Could you be affected by the decision not to change State Pension Age?

Neil Walsh · 17 April 2023

Prospect pensions officer Neil Walsh looks at the government’s recent review of the State Pension Age.

As this is a fairly long blog, I’ll give you the TL;DR upfront:

  1. On 30 March the government published its review of State Pension Age. It did not propose any changes to when people become eligible to receive the State Pension.
  2. But there were some significant developments, that could impact millions of people in the future, that it is important to be aware of.
  3. Firstly, the government seems minded to reduce the proportion of adult life you can expect to be in receipt of State Pension (from 32% to 31%). So, the increase to 67 will not be deferred and the increase to 68 might be brought forward rather than put back.
  4. Secondly, the government also seems minded to introduce an additional metric for assessing State Pension Age: affordability. This could see increases to 69 and 70 for people in their early 40s and below and the abandoning of the triple lock for everyone.
  5. But the government deferred making any actual decisions (except to confirm the increase to 67 between April 2026 and April 2028) so none of the above proposals are going forward for now, decisions will be made by whoever forms the next government.

What has been decided?

Back in February I wrote about the impact that an increase in State Pension Age could have on Prospect and Bectu members.

That blog was motivated by speculation that followed an apparent leak to the Sun that the government intended to bring forward increases to State Pension Age.

At the time I wrote that there were doubts that the government could follow through on such plans:

“Simply stating that it intends to increase State Pension Age has no effect. State Pension Age will only change if legislation is passed by Parliament. It is not entirely clear that this government will want to bring forward such legislation relatively late in its term, or that it can secure parliamentary majorities for its plans.”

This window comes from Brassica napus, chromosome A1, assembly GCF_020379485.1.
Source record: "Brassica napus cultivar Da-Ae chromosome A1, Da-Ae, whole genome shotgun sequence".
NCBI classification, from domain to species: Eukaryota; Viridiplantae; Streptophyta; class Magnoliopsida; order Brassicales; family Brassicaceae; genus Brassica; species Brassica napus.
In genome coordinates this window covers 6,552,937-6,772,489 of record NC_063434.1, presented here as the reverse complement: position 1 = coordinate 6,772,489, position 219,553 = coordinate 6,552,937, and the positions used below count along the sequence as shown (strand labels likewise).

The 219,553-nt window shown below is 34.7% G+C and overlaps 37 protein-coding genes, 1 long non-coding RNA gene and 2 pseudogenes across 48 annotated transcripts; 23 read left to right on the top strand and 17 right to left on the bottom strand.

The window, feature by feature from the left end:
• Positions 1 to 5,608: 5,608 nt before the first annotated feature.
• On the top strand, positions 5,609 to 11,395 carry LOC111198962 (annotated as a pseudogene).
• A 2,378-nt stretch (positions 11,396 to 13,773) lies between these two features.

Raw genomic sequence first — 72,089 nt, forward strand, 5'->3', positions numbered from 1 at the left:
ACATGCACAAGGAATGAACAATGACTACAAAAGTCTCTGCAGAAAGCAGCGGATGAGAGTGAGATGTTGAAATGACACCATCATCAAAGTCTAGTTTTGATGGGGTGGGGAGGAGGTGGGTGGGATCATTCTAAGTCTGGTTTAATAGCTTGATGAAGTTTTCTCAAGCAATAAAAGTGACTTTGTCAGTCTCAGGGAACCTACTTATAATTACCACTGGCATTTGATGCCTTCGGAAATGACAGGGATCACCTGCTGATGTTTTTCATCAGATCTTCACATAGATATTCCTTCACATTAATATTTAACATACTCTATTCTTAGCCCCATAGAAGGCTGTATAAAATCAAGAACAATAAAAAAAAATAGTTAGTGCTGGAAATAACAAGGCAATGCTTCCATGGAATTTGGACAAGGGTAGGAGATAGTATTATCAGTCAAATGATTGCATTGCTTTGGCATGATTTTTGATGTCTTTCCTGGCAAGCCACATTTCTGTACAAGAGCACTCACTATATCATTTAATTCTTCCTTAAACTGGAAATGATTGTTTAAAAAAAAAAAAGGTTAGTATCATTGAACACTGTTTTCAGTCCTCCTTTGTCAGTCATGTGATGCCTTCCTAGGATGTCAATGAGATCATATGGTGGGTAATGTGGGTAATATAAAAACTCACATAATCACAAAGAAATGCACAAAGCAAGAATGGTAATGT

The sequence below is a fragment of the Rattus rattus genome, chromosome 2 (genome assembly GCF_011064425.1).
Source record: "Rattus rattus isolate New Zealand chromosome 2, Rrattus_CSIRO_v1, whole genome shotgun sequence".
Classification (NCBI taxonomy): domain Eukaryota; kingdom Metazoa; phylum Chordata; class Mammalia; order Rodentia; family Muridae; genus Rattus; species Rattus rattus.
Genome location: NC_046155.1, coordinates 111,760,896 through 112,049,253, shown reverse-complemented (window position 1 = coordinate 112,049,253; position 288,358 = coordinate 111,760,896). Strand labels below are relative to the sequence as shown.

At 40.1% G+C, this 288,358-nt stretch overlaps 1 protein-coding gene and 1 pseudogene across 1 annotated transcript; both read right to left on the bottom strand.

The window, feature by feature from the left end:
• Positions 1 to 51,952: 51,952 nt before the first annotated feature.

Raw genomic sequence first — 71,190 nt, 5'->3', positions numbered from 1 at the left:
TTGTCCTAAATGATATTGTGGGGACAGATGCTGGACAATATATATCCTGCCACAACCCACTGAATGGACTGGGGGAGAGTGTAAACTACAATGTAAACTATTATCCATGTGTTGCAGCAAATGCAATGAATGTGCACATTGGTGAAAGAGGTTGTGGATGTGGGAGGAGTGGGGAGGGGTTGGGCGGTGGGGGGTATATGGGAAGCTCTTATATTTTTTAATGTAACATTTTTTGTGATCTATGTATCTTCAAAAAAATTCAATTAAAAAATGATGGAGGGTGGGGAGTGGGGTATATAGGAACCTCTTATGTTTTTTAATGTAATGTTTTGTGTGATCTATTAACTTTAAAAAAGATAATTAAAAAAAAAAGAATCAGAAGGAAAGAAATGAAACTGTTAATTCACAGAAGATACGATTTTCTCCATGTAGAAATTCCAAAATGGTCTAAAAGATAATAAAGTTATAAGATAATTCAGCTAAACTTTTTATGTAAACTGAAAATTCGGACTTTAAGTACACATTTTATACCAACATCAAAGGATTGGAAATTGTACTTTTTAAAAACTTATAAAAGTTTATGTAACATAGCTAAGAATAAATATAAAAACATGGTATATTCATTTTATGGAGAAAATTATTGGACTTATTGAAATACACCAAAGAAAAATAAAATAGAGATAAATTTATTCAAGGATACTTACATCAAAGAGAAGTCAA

Indeed, by mid-March, the latest leaks (this time to the FT (£)) stated that ministers had gotten cold feet and would delay any increases.

When the government finally published its review of State Pension Age on 30 March, this confirmed its decision to make no actual decision about when to increase State Pension Age.

What does no decision mean?

The decision not to legislate for any changes to State Pension Age means that the current statutory timetable remains in place.

This will see State Pension Age increase from 66 to 67 between April 2026 and April 2028 and from 67 to 68 between April 2044 and April 2046 (you can find your State Pension Age here).

But certain announcements in the review, if followed through in the future, could have significant implications for members and it is important to understand what these could mean.

The context for the review of State Pension Age

Two hugely important, and very depressing, trends are key to this review: (1) we are expected to die sooner than previously and (2) we are expected to be much poorer than previously.

Following a recent appearance before the Work and Pensions select committee, the Government Actuary wrote to the committee to summarise the extent to which life expectancy had fallen.

It is important to note that the above results only show that the historic rate of improvement in life expectancy has slowed dramatically, rather than gone into reverse.

However, given the wide inter (and intra) regional variations, there will almost certainly be many areas of the country where life expectancy has actually fallen on some measures.